7:41 PM / Saturday September 23, 2023

2 Sep 2012

Food fest! Alabama style (Part One)

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September 2, 2012 Category: Travel Posted by:

ABOVE PHOTO: Alabama State Capitol Building.


By Renée S. Gordon


“Food is a central activity of mankind and one of the single most significant trademarks of a culture.”

–Mark Kurlansky, 2002


For the second time Alabama has designated a specific year the Year of Alabama Food. The theme was first selected in 2005 and now again in 2012 and I must admit I am mystified. Anyone who has ever eaten in Alabama knows that every year is the Year of Alabama food. The meals are consistently delicious from the swankiest dining establishment to the tiniest roadside café and you will always find a traditional or creative Southern dish to delight your palate. The venues span the state and in order to enable intrepid eaters to pace themselves several trails have been developed that are easy to follow. A state BBQ Trail is under development and information on all the trails and the more than 375 food festivals is available online at


Alabama’s Wine Trail was inaugurated in 2007 and consists of 14 wineries statewide. People who complete the trail and get a special Passport stamped will receive a souvenir after the final stop. Maps and guides may be obtained on the web.


The “100 Dishes to Eat in Alabama Before You Die” is my favorite brochure. It is a great read and the information is priceless. Entries are listed by city and include the restaurant’s name, contact number and specialty.


The Bible says, “Man shall not live by bread alone”, and even in Alabama that’s true. Alabama is filled with significant historic sites and attractions and visits to these places make the trip a perfect destination for a food aficionado, a history buff, or the eclectic traveler. Armed with the “100 Dishes” brochure and an Alabama state tourism guide you can set out to explore all things Alabama. Montgomery is always a great place to start because fares are largely affordable and the city is accessible to all the other sites.


Montgomery was formed from two villages established in the early 1800s, New Philadelphia and East Alabama. The juncture of the villages’ main streets, Dexter and Commerce, was Court Square, now widely considered the nexus of Alabama’s Confederate and Civil Rights history. An 1885 fountain atop an artesian well dominates the square. The well was used to water mules that pulled the wagons of cotton to the riverfront.


A historic marker indicates the site of a slave market across from the telegraph office in the Winter Building from which Confederate Jefferson Davis sent the telegram that ordered the firing on Fort Sumter. Also on the Square is an area indicating the Court Square Bus Stop, the place where Rosa Parks boarded the bus on December 20, 1956. She worked as a seamstress in the basement of Montgomery Fair Dept. Store and was on her way home.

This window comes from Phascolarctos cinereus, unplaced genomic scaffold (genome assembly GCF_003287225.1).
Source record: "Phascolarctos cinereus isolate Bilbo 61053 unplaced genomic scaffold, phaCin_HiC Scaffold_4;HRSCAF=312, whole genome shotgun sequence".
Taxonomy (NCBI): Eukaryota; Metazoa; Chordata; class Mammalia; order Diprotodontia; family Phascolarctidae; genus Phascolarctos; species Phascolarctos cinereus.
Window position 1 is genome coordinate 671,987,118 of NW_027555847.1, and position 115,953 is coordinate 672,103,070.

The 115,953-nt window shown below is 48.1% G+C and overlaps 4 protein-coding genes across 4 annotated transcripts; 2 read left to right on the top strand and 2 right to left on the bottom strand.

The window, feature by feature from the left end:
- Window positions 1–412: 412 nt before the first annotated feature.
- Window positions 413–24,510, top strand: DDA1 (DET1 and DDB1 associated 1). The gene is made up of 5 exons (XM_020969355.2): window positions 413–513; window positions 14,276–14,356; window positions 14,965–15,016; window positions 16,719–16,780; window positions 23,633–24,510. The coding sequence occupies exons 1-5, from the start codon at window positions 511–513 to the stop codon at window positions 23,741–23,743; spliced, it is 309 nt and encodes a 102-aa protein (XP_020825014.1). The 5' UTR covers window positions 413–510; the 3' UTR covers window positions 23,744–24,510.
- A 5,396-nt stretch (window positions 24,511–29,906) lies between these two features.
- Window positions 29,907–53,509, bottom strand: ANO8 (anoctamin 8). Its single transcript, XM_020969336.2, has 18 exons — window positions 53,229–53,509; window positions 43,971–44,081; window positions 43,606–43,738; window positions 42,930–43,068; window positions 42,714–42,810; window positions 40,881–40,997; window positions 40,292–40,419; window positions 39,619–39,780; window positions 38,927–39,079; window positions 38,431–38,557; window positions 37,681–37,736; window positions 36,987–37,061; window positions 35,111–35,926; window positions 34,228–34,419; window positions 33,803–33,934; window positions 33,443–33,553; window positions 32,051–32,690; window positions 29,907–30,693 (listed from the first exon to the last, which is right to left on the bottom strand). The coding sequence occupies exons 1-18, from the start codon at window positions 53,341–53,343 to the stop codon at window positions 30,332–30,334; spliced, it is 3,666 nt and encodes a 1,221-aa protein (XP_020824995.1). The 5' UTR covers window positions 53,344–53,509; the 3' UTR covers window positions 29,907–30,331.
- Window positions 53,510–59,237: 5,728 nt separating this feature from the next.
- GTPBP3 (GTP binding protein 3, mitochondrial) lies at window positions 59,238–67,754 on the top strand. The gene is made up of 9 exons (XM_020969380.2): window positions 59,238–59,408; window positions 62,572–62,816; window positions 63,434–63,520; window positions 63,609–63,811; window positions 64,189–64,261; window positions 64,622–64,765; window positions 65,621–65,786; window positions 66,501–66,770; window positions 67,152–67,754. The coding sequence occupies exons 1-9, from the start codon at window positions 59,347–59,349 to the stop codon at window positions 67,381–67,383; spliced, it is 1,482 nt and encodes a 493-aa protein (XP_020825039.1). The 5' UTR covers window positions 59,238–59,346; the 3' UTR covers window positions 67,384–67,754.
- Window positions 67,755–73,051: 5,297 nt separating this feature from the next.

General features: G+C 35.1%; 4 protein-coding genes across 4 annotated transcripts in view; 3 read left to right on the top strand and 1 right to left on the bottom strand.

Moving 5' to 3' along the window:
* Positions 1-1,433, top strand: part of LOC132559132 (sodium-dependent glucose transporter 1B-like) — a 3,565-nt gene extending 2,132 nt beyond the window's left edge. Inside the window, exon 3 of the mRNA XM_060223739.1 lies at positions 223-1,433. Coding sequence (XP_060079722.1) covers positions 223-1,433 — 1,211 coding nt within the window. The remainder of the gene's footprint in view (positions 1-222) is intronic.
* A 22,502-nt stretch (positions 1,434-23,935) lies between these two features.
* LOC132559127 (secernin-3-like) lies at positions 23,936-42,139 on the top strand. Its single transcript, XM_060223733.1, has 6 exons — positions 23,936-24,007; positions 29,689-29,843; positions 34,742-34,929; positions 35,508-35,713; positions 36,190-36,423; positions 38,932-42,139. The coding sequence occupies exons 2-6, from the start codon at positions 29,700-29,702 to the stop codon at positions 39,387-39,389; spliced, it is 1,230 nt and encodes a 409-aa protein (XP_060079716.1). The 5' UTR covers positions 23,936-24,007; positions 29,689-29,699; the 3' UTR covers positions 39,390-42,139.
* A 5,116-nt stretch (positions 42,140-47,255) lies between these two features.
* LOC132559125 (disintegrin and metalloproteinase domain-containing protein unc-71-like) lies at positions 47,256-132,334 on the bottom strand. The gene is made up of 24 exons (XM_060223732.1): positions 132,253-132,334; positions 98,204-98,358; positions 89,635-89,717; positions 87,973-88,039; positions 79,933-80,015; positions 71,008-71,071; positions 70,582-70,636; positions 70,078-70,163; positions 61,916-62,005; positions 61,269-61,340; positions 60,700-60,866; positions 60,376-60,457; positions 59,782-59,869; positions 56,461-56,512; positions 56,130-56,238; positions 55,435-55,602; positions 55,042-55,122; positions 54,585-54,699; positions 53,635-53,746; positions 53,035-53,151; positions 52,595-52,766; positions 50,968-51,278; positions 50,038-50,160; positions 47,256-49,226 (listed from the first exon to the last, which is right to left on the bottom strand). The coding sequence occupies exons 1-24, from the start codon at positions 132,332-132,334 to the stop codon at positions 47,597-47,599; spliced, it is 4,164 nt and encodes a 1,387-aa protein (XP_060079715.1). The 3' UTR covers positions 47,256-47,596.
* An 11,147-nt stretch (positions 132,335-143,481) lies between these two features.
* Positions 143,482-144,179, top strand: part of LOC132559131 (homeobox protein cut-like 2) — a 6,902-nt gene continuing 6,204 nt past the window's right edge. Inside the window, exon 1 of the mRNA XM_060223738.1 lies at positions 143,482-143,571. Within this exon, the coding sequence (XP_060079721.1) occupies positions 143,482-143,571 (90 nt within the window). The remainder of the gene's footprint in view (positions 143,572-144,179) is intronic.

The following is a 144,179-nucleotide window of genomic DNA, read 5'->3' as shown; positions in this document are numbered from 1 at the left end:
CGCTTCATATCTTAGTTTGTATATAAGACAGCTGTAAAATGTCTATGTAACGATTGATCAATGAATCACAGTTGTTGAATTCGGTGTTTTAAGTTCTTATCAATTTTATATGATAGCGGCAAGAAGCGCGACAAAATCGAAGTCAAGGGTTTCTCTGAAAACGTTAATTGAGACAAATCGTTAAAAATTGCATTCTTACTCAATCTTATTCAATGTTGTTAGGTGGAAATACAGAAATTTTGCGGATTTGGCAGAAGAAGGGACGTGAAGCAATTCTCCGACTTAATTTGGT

In 1851 the Greek Revival State Capitol was built to replace an earlier structure. Horace King, a freed African American engineer, constructed the three-story, unsupported, spiral, staircase in the interior. In February 1860 representatives from the Southern states met there to draft a constitution and on the 18th Jefferson Davis gave his inaugural address as President of the Confederacy on the steps. A bronze star indicates the place Jefferson stood to take the oath of office. The historic Selma to Montgomery march ended on the steps of the Capitol and is now commemorated with a trail established by President Bill Clinton in 1996. Free tours are offered Monday-Friday. and


Located one-block from the Capitol is the First White House of the Confederacy. The Confederacy authorized the rental of a home for Davis and the furnished house of Colonel Harrison was chosen for $5,000 a year. The two-story Italianate house was built in the mid-1830s and modernized in 1855. Tours of the house highlight period furniture and Davis artifacts. Tours are free.


Two locations that are important interpreters of the King legacy are Dexter Avenue Baptist Church and the Parsonage Museum. The Second Avenue Colored Baptist Church was established in 1877 inside what had been a slave pen. It was not renamed the Dexter Ave. Baptist Church until much later. Tours must be arranged in advance but offer access to the sanctuary and a 1980 10′ X 47′ mural painted by John Feagin to depict Dr. King’s Civil Rights’ journey. This was the site of Rosa Parks’ first telling of the story of her arrest and the decision to launch a boycott.


The Dexter Parsonage Museum is where King the family man and the Civil Rights Leader intersect. In the adjacent center visitors view a 15-minute orientation video, “From Men to Movement.” The tour proceeds next door to the 1920 home purchased for the pastor in which the King’s lived. When they moved here he was 24-years old and had been married two months. In 1954 the house was bombed and visitors can still see a small crater in the front porch. He lived there until 1960.


The interior of the house is furnished with original King furniture that reflects its 1954 appearance. Visitors tour all the rooms including his office complete with books and music he loved and it was in this kitchen that King underwent the epiphany that solidified his commitment to the cause. Artificial flowers in the kitchen represent the fresh flowers that he always sent Coretta when he was away. Just before the assassination he sent an artificial bouquet and when she asked why the change he replied that he wanted to give her something that would last.


PHOTO: Rosa Parks Museum.


Rosa Parks Museum, Library & Children’s Wing is situated on the site where she was removed from the bus and arrested, triggering the Montgomery Bus Boycott. The museum has an outstanding 10-minute introductory film and a simulation of Rosa’s arrest as visitors stand on a corner outside of the bus. The tour ends in the exhibit hall with a bronze statue of a seated Rosa Parks that visitors can sit beside. The Children’s Wing is an interactive trip through the history of Jim Crow leading up to the bus boycott.